“Mindfulness is a big buzzword in the western world. There are professors, researchers. There are about 8000 peer reviews, research articles published on mindfulness. Ironically, Sri Lanka, the best Theravada Centre in the world does not have a clue as to what happens in the world. The mindfulness package can restore not only the function of the brain but even the structure of the brain,” Dr Kariyakarawana explains.

The number of applicants to the Buddhist Chaplain’s position was limited to 18 owing to its strict requirements. The minimum academic qualification was a Master’s degree in addition to the range of skills. Dr Sunil Kariyakarawana was asked to apply as he had already incorporated meditation into his research. Other candidates were from Thailand, Myanmar and the UK.

“The entire military has really recognised this need. Sri Lanka also needs mental health guidance as it underwent a civil war for 30 years. We need to focus on mental, psychological and cognitive levels as there may be areas that we are yet to be fully aware of.”

The position was not without its fair share of challenges. The military in a predominantly Christian country is, of course, a no-go area for a Buddhist. That was Dr Kariyakarawana’s first challenge. On the other hand, his plate was getting fuller on a daily basis. What was some 230 individuals in need of assistance at first has now turned out to be 5000. Dr Kariyakarawana tours across the globe attending to the requirements. He responds to at least 20 emails on a daily basis.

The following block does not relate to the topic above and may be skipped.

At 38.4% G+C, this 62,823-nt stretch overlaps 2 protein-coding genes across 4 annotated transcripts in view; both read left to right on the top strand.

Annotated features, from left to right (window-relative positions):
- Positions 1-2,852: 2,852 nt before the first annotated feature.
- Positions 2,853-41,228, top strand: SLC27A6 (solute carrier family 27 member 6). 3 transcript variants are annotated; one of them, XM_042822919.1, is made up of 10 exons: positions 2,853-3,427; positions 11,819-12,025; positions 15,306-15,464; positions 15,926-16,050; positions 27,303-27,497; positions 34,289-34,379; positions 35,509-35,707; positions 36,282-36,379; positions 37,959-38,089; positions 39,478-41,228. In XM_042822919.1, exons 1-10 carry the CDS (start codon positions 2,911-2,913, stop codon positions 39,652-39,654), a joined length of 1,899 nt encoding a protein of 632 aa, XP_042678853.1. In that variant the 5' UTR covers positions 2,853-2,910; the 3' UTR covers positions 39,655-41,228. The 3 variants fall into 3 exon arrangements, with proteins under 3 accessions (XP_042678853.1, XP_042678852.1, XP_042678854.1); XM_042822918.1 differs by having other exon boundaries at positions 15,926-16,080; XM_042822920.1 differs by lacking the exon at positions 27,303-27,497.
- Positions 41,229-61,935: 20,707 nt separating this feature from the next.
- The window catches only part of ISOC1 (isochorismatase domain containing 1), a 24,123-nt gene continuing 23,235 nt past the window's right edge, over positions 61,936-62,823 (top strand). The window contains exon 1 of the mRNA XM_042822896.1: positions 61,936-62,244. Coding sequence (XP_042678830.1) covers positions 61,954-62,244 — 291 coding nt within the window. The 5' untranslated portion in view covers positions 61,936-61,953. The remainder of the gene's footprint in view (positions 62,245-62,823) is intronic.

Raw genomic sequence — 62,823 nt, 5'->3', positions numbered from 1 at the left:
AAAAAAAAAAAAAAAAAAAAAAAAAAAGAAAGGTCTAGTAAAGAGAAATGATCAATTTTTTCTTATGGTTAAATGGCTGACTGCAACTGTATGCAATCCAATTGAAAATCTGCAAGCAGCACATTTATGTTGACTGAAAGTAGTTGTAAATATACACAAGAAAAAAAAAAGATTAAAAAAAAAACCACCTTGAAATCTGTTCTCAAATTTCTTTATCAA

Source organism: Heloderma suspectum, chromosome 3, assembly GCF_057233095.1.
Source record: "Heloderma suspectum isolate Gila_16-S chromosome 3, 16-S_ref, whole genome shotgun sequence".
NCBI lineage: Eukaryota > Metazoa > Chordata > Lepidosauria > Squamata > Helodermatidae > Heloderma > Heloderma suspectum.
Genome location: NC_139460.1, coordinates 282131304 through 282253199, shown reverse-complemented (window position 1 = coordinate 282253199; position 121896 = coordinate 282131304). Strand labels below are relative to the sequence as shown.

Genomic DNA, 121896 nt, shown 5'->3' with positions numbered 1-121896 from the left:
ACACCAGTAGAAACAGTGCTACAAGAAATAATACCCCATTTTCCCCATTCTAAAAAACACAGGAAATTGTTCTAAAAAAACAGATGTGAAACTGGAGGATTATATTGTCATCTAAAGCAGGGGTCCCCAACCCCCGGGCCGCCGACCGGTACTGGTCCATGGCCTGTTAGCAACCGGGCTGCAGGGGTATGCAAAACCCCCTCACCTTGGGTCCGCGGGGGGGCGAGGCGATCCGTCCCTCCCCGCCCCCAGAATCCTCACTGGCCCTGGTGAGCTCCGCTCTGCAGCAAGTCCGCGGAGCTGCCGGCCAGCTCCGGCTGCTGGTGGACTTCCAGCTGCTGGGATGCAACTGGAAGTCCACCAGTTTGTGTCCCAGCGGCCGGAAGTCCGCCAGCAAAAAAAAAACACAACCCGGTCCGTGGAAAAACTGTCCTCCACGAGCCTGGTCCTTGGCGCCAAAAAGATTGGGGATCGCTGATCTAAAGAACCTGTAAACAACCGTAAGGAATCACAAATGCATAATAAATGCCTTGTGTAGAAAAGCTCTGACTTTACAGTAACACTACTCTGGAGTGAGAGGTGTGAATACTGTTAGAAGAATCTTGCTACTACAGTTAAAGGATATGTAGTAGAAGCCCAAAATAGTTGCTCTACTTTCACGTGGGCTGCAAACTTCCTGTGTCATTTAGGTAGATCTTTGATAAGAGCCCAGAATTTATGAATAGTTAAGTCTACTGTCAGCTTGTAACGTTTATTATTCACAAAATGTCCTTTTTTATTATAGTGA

“My on-call kind of life has saved a lot of lives over the years. The soldiers are quite vulnerable and prone to trauma as they suffer from unwelcome flashback back home. Suicide is becoming a huge issue. Last year alone, 40 soldiers committed suicide. As a result, a lot of them seek my guidance and support on a daily basis. It also exists in Sri Lanka, though we don’t pay much attention.”